Like I said: Santa, elves, reindeer to roam streets of Havre de Grace Sunday

If you see Santa Claus, or perhaps some elves or some reindeer, running through the streets of Havre de Grace, don't be alarmed. Chances are good they'll be trotting through town as part of the Running With the Reindeer 5K race.

This is the inaugural 5K Run and 1K Fun Walk for the Jane M. Johnston Foundation, which raises money to help children fighting cancer.


The foundation was started by Mrs. Johnston's husband, Alex. Just before she died four and a half years ago of melanoma, Mrs. Johnston asked her husband of 15 years "to do something" for kids with cancer.

And that promise by Alex Johnston made to his wife has become his passion.


"She just liked kids," Alex Johnston said. "It's a very unfair disease. It's unfair for adults to have it, but for kids, it's just ridiculous, for lack of a better word."

Mrs. Johnston, who was 48 when she died, was an art teacher at C. Milton Wright High School and was very involved in the community, Alex Johnson said, including as part of the Bel Air Festival of the Arts.

Johnston got together with some friends and they founded the nonprofit in his late wife's name. The group donates to the sunflower miracle campaign, which, according to a brochure, exists for one simple reason: "to help children with life-threatening or lifelong illness," as well as the Johns Hopkins Hospital's Camp Sunrise, a week-long summer camp for seriously ill children.

"We try to help local kids fighting cancer," Johnston said.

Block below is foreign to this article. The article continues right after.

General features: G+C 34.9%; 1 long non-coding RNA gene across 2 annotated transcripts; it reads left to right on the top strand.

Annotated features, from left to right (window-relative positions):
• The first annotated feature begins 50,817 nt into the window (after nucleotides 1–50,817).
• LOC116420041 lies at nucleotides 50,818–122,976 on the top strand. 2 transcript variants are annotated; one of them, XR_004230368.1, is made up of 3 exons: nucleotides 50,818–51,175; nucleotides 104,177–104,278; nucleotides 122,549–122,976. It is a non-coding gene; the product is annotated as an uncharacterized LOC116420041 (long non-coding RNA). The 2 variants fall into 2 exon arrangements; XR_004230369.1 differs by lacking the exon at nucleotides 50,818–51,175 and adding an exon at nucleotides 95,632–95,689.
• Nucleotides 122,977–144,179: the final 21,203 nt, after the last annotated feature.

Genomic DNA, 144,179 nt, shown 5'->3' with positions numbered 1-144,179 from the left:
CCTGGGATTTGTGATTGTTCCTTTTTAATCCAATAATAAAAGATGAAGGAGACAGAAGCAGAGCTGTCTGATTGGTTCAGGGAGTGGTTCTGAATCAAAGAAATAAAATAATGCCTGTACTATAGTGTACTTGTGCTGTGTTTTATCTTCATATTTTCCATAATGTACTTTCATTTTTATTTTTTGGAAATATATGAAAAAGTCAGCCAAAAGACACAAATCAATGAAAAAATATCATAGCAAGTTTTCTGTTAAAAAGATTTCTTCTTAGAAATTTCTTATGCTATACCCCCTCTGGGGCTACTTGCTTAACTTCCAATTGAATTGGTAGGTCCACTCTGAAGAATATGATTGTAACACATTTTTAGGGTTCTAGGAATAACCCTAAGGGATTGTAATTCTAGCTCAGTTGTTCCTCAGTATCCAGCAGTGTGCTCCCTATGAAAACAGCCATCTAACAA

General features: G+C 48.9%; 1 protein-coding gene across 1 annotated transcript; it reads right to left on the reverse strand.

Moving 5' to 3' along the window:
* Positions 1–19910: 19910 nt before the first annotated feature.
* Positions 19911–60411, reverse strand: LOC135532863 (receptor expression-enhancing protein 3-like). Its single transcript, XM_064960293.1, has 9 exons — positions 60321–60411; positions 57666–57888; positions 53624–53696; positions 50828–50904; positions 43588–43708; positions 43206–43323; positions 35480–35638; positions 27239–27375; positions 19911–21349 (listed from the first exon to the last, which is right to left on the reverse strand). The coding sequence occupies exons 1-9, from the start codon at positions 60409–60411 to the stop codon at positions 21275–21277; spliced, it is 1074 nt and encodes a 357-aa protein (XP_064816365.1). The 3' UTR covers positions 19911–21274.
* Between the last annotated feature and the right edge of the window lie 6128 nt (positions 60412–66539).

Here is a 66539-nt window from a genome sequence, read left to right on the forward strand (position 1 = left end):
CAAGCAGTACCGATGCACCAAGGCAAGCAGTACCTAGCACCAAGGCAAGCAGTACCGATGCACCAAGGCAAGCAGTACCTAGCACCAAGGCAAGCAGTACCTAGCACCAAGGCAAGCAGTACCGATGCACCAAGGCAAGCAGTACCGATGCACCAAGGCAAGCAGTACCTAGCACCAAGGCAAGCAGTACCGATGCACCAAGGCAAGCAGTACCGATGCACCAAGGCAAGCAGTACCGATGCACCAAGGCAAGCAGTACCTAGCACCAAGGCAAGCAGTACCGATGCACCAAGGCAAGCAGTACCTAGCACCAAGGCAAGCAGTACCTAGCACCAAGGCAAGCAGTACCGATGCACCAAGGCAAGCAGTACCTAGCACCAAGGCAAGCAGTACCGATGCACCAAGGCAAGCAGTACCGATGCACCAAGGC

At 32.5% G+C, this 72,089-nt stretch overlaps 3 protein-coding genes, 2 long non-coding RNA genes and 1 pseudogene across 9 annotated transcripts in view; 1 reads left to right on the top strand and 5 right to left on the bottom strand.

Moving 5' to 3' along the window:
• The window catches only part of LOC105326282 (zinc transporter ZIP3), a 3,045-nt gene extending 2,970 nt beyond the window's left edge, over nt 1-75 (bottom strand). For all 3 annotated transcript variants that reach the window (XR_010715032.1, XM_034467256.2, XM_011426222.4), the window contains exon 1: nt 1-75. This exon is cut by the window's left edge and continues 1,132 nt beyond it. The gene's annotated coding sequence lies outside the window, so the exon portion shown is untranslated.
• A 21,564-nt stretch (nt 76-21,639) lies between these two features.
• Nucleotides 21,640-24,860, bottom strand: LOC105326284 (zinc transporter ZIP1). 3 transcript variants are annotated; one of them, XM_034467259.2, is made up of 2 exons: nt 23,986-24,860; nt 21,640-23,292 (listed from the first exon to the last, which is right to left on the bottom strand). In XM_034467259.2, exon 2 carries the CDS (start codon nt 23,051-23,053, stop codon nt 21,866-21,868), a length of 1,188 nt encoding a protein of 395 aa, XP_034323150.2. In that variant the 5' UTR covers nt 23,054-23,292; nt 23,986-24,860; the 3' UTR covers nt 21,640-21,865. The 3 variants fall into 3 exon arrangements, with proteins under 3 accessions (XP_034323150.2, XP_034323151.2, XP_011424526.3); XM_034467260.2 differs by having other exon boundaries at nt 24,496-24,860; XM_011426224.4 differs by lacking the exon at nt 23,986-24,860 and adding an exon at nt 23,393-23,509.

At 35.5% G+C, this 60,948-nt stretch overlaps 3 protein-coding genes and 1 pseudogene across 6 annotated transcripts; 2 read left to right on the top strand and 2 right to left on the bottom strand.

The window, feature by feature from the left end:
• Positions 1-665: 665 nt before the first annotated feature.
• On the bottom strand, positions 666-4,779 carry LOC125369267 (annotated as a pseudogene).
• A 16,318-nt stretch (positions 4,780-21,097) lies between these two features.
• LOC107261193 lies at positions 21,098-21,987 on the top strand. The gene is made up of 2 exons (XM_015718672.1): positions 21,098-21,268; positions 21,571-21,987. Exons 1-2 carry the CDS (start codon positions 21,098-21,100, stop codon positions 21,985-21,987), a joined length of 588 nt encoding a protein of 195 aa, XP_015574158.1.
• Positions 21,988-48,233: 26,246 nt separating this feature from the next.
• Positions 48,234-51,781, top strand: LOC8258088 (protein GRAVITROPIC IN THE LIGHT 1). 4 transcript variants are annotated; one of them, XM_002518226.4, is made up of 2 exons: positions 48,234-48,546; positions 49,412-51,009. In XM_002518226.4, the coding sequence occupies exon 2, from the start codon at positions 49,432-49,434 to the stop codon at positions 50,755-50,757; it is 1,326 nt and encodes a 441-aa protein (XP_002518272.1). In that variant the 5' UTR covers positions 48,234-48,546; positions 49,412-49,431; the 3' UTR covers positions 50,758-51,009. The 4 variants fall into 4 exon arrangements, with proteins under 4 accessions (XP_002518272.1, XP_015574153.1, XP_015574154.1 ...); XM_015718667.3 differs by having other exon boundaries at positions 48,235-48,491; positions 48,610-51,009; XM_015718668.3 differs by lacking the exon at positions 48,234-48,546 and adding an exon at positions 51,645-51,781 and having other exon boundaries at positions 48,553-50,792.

Last year, they sent a young girl dying of brain cancer and her family to Disney World; they helped a family whose daughter died of cancer keep their house.

"Now we want to get the word out that we're available to help," he said.

Among the fundraisers for the foundation are a golf tournament and bull and oyster roast.

This year's Running With the Reindeer is a new event.


"We wanted to do something different to bring awareness to a different group of people," Johnston said of the run. He had also started running.

They came up with the idea last year, he said, but really got started too late, so they started a little earlier this year and are planning on a big race Sunday morning through the streets of Havre de Grace.

He said race managers told him to expect 150 to 200 runners for the first race, but as of Wednesday afternoon, 427 people had already signed up. Based on those numbers, he said, he's been told to expect 600 to 700 runners on Sunday.

"For the first year, that's really pretty good," he said. "We're pretty happy."

I am one of those 427 people signed up for the 5K. Running is something I picked up last spring when I started seriously trying to lose weight. Now I regularly run anywhere between 25 and 35 miles a week. I'm not training for anything in particular, but I do have a half-marathon in mind for March. (Ideally, I'd run one by the time I turn 40 in February, but there aren't too many local half-marathons this time of year, so I'm waiting a month.)

I don't run a whole lot of races — it can get quite expensive. I like to choose races mostly for their causes, and this one sounded like a good one (it's all subjective). I agree with Mr. Johnston — cancer stinks no matter who has it, but for kids to be stricken is just devastating. If I, in some small way like my $20 registration to run, can help a seriously ill boy or girl enjoy themselves just a little bit, I'm happy. No one deserves to be ill, but I'd like to help them make the best of it.


I admire Mr. Johnston for making the best of a terrible situation, and for really putting his heart and soul into it.

Havre de Grace will be a nice place for a run — it's scenic (starting and finishing in Tydings Park) and flat — two perks for me, as a runner. And it doesn't start until 10 a.m., a perk for me, as a non-morning person.

The race is still open; Johnston said he expects 150 to 200 people to register on race day, so if you're interested, come to Tydings Park around 8:30 to sign up. The weather is supposed to be beautiful.

Help Mr. Johnston fulfill his "promise that's become a passion."